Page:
While elementary and middle schools have been free and compulsory, as many as 100,000 students each year couldn’t transition to secondary school because their families could not afford the fees. But in 2017, Ghana struck another blow to inequity by instituting tuition-free senior high school.
As elsewhere, Ghanaian children still can experience unequal education, from gender gaps in school completion rates in upper grades to poorer outcomes in rural areas to income and ethnic disparities.
To address these inequities, GPE, the World Bank and FCDO helped create a program in 2020 to improve education quality in low-performing basic education schools and strengthen equity and accountability throughout the school system.
GPE’s US$24.4 million grant is supporting efforts by the Ghana Accountability for Learning Outcomes Program (GALOP) to revamp the curriculum, establish an innovative performance dashboard, and use technology to monitor student progress in 10,000 schools - half of all primary schools. Ghana is also trying to close the equity gap by eliminating fees for academic support for students who are struggling.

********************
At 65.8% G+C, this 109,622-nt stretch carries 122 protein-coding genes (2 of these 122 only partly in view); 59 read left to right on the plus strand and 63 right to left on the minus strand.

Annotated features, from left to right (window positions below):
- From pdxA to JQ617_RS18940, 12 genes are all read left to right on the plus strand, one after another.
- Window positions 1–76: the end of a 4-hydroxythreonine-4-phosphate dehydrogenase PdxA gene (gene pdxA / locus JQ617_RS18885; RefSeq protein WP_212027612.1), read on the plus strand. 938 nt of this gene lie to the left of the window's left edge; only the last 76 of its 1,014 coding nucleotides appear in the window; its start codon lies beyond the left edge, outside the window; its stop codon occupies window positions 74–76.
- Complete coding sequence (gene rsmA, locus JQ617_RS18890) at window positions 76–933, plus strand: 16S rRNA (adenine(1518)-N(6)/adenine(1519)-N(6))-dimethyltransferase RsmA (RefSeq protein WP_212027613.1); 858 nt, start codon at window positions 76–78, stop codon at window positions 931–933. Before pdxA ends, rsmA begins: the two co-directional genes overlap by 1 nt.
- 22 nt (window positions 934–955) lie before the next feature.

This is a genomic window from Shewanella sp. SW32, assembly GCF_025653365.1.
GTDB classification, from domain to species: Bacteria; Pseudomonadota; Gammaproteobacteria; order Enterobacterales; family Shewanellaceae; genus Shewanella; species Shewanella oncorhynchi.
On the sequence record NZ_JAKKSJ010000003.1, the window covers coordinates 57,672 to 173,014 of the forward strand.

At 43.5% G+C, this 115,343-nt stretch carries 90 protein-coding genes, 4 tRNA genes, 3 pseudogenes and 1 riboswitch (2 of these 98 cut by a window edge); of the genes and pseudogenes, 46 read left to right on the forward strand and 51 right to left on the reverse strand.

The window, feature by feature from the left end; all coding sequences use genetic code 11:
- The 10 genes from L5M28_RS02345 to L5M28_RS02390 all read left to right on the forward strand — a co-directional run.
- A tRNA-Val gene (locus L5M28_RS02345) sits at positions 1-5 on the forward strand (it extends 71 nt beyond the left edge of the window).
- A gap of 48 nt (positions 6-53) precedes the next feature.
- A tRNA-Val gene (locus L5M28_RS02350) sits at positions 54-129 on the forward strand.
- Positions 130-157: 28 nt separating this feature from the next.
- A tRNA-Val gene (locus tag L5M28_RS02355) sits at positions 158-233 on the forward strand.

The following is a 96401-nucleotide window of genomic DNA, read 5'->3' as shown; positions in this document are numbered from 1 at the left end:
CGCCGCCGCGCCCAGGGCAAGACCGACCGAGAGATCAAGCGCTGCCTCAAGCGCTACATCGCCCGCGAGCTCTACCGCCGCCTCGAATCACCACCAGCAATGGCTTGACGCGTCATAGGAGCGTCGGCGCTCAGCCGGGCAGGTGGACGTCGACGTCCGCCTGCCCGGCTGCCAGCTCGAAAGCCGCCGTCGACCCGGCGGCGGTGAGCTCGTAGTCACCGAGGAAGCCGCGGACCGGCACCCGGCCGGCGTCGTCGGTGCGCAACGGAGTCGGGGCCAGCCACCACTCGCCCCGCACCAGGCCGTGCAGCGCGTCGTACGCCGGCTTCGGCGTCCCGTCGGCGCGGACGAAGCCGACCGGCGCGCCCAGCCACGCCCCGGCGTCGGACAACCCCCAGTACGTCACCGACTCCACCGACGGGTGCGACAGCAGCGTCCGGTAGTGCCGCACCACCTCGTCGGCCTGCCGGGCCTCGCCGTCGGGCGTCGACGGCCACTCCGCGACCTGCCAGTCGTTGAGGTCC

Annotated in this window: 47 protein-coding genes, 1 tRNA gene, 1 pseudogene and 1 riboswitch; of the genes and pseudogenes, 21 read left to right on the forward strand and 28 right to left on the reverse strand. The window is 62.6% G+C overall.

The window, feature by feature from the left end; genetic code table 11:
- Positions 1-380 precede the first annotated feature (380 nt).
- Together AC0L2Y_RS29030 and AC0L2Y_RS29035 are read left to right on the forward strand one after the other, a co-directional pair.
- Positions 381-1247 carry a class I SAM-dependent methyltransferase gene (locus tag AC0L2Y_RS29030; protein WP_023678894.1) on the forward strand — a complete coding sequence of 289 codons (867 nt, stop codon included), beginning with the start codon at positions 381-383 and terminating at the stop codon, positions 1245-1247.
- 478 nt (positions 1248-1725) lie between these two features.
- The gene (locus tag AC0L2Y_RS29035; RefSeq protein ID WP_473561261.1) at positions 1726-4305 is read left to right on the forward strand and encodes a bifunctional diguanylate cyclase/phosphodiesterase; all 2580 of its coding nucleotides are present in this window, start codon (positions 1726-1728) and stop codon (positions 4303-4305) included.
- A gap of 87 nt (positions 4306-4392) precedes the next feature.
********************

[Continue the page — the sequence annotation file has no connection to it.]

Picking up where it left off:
Reimagining teacher training
Getting all children into classrooms is only the first step. Its teaching force is the key to getting children to actually learn.
In Ghana, many teachers are unqualified to teach, with 41% of male and 28% of female teachers lacking formal qualifications or teaching with sub-standard qualifications in 2016. That year, the government launched the GPE-financed Teaching Service Commission to recruit, develop and manage the country’s teachers.
GPE also supported the development of the innovative Untrained Teachers Diploma in Basic Education program. Nearly 8,000 young teachers from disadvantaged districts are trained during holidays and over three summers, allowing them to keep teaching during the school year.
Moreover, to raise teaching standards, the government has mandated that all teachers have a four-year bachelor’s degree and be licensed by the Ministry of Education. It is also upgrading its colleges of education.
With GPE’s support, which includes bringing on new financing partners to contribute to Ghana’s education system, and a government committed to scaling up reforms, lasting change can be achieved.